(WXYZ) — Fiat Chrysler Automobiles, now Stellantis, has pleaded guilty to conspiring to violate the Labor Management Relations Act in the UAW corruption investigation.
The company admitted in a hearing on Monday that it conspired with other entities to violate the Taft-Hartley Act by making more than $3.5 million in illegal payments to UAW officials from 2009-2016, including Alphons Iacobelli, Jerome Durden and more.
Those payments came in various forms, including meals, rounds of golf, parties, clothing and much more. FCA executives also paid off the $262,000 home mortgage of former UAW Vice President General Holiefield, and gave hundreds of thousands of dollars through his charitable organizations. Those illegal payments were passed through the UAW-Chrysler Skill Development and Training Program.
“Through its participation in this conspiracy, FCA violated federal labor law and undermined the collective bargaining process and the faith of the UAW’s membership in their leaders. By seeking a $30 million fine and three years of oversight by a court-appointed monitor, we are holding FCA accountable and sending a message to other companies that these types of crimes will not be tolerated," Acting U.S. Attorney for the Eastern District of Michigan Saima Mohsin said in a release.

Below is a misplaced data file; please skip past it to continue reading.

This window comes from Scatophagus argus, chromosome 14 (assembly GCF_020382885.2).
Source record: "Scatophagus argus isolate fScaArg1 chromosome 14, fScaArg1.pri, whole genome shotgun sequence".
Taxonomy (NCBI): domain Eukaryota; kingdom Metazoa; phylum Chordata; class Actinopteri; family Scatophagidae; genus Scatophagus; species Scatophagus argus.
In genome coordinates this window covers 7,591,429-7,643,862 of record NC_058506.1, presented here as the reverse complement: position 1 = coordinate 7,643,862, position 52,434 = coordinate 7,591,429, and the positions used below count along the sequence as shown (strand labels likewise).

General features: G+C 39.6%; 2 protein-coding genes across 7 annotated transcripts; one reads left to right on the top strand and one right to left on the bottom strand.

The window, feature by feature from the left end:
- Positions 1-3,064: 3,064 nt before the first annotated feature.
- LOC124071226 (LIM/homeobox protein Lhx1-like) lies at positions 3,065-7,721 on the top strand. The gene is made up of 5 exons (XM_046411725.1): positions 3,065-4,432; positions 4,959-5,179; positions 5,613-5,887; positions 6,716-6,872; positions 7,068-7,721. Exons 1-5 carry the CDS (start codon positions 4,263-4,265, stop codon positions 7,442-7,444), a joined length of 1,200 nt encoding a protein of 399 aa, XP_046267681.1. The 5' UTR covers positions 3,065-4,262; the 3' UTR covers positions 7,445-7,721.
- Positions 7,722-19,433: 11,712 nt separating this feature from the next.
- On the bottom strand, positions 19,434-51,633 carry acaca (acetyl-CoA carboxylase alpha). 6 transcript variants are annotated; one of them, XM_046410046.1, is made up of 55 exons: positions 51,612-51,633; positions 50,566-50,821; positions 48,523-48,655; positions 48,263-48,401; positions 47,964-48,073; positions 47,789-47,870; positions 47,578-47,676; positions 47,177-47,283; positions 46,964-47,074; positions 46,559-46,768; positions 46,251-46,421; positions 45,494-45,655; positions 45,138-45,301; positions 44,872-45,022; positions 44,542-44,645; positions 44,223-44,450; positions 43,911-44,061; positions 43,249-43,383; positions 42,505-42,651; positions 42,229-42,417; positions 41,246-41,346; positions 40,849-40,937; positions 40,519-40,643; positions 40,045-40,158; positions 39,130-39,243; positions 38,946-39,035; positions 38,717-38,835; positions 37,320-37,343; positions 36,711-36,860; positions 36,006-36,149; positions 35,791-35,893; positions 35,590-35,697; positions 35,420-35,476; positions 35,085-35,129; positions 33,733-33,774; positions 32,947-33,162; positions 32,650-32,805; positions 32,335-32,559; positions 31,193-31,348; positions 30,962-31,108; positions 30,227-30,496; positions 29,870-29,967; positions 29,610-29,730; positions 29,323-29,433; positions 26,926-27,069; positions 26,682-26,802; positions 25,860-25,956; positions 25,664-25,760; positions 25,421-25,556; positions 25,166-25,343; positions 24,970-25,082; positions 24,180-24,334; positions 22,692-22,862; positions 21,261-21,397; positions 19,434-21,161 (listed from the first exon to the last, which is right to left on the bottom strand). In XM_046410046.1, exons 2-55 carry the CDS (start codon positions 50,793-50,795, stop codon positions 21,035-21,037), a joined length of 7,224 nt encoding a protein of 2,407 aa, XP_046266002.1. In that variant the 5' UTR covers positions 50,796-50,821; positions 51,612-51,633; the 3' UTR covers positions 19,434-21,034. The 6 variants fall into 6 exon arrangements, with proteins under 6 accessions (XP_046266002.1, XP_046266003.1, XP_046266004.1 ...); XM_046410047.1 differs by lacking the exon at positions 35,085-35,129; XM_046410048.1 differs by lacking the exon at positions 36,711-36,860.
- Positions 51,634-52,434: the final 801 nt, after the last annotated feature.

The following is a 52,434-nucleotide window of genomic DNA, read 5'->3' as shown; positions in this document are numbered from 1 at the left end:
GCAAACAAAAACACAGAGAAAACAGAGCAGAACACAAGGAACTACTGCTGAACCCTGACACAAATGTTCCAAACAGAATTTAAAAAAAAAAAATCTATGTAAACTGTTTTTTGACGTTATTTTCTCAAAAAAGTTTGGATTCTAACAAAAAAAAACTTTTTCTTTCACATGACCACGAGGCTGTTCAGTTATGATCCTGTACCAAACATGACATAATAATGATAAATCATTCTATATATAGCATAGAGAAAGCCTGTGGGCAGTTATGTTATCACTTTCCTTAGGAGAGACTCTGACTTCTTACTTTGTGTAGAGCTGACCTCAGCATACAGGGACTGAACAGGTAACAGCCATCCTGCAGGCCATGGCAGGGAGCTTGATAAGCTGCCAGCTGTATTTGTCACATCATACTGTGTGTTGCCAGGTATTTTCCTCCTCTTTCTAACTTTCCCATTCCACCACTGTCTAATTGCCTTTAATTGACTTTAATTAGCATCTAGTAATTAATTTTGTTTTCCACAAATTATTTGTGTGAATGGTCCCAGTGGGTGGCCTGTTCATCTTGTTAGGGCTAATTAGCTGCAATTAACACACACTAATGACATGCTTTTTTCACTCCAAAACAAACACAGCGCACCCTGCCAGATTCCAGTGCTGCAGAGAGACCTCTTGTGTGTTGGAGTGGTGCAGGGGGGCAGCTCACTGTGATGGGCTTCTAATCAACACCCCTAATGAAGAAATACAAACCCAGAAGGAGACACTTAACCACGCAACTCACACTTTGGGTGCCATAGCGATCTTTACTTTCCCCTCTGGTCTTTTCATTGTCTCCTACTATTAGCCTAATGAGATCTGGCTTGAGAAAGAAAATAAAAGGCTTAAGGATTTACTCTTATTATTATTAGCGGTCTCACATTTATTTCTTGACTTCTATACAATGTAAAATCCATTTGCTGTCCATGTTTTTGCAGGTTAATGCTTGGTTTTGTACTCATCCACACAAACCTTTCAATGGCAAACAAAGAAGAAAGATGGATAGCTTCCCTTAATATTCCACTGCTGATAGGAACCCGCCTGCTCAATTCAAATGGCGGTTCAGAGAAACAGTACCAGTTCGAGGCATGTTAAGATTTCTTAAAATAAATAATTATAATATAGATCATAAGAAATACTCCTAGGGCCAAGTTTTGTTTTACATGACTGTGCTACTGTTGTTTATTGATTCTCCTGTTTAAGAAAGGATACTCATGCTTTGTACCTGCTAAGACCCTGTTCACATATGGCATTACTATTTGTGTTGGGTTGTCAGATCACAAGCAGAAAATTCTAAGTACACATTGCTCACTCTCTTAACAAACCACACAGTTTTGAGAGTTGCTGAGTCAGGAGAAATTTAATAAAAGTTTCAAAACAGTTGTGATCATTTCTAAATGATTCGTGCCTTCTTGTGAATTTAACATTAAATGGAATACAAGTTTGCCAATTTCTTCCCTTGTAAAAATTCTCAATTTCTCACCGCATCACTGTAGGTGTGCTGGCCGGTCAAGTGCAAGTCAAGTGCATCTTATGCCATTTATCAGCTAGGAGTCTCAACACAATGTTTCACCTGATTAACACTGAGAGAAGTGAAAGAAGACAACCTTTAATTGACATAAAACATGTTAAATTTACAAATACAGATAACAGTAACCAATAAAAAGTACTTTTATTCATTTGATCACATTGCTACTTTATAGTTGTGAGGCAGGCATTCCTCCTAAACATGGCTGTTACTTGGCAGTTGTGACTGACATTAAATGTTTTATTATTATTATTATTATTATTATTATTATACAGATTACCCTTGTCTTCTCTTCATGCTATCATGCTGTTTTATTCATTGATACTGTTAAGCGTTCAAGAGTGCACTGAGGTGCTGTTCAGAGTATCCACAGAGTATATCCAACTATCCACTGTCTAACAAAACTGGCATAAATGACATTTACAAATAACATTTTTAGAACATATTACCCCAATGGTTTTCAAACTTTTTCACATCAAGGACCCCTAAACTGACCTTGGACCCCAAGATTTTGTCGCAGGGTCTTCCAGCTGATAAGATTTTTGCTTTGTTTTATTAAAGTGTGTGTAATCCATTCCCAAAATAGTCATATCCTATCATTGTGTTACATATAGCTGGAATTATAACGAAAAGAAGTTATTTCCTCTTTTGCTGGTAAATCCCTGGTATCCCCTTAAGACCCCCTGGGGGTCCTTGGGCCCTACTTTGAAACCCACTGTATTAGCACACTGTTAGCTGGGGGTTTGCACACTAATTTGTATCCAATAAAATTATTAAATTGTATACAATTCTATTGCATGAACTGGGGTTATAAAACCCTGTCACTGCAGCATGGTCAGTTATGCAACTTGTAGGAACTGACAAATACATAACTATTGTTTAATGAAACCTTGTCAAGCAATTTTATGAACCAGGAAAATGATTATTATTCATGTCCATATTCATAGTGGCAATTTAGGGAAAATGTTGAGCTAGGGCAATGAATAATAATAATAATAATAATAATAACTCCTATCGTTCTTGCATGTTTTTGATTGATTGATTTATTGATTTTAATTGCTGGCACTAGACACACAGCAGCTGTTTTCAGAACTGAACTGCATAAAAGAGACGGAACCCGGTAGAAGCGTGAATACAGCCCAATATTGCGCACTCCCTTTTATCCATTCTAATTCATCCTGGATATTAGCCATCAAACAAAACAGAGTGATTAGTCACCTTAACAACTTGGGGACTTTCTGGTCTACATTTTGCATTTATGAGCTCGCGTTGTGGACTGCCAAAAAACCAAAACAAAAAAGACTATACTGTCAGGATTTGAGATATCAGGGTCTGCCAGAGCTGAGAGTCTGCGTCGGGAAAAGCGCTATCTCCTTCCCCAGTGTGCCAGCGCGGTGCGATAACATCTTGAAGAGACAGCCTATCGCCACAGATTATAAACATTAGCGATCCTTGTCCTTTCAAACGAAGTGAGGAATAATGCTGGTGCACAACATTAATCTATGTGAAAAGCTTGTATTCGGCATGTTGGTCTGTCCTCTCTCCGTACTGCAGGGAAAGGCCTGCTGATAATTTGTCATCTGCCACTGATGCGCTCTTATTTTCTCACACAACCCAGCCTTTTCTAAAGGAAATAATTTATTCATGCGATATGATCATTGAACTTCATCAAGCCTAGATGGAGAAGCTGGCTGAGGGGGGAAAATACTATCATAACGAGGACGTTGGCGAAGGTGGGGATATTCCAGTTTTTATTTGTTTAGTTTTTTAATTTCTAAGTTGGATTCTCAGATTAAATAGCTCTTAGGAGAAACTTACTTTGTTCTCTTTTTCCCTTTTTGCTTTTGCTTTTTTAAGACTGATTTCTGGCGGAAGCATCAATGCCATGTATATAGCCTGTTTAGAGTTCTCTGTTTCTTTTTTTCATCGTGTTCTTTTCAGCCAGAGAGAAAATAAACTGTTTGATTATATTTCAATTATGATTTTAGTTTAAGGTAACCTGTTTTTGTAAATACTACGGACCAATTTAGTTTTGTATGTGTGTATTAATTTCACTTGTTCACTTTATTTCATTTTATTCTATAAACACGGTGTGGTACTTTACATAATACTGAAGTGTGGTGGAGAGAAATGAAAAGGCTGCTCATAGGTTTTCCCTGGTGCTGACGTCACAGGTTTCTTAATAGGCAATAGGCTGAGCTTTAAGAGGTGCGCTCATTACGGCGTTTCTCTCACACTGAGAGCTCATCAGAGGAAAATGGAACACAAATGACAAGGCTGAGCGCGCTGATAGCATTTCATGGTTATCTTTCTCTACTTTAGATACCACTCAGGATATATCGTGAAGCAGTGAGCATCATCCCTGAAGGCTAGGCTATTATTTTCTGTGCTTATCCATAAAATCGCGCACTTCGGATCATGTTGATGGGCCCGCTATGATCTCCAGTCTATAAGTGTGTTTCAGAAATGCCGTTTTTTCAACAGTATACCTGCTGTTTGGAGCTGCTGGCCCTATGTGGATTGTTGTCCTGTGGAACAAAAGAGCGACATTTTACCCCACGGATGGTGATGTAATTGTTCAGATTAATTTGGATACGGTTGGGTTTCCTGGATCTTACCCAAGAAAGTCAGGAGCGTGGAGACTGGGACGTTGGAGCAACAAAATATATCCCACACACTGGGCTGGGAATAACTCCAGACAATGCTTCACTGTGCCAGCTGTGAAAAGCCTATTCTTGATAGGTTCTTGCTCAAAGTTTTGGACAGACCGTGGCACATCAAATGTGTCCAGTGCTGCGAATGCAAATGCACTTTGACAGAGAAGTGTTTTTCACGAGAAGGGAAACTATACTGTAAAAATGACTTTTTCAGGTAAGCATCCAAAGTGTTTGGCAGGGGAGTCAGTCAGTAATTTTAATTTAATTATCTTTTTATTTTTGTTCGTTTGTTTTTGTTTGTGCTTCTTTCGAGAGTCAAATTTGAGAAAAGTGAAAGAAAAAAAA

“FCA US LLC conspired to make improper labor payments to high-ranking UAW officials, which were used for personal mortgage expenses, lavish parties, and entertainment expenses. Instead of negotiating in good faith, FCA corrupted the collective bargaining process and the UAW members’ rights to fair representation. We will continue to work with our law enforcement partners to root out systemic corruption and fraud involving unions," stated Irene Lindow, Special Agent-in-Charge, Chicago Region, U.S. Department of Labor Office of Inspector General.
“Fiat Chrysler Automobiles used a program intended for the betterment of its employees to instead benefit itself. By providing money and valuables to UAW officials, FCA corrupted the labor-management relationship and broke the law,” said Timothy Waters, Special Agent in Charge of the FBI in Michigan. “This case sends a clear message that the FBI and its partners will hold both union leadership and corporations accountable when they violate federal statutes.”
The investigation has led to the conviction of 15 people, including three former FCA executives.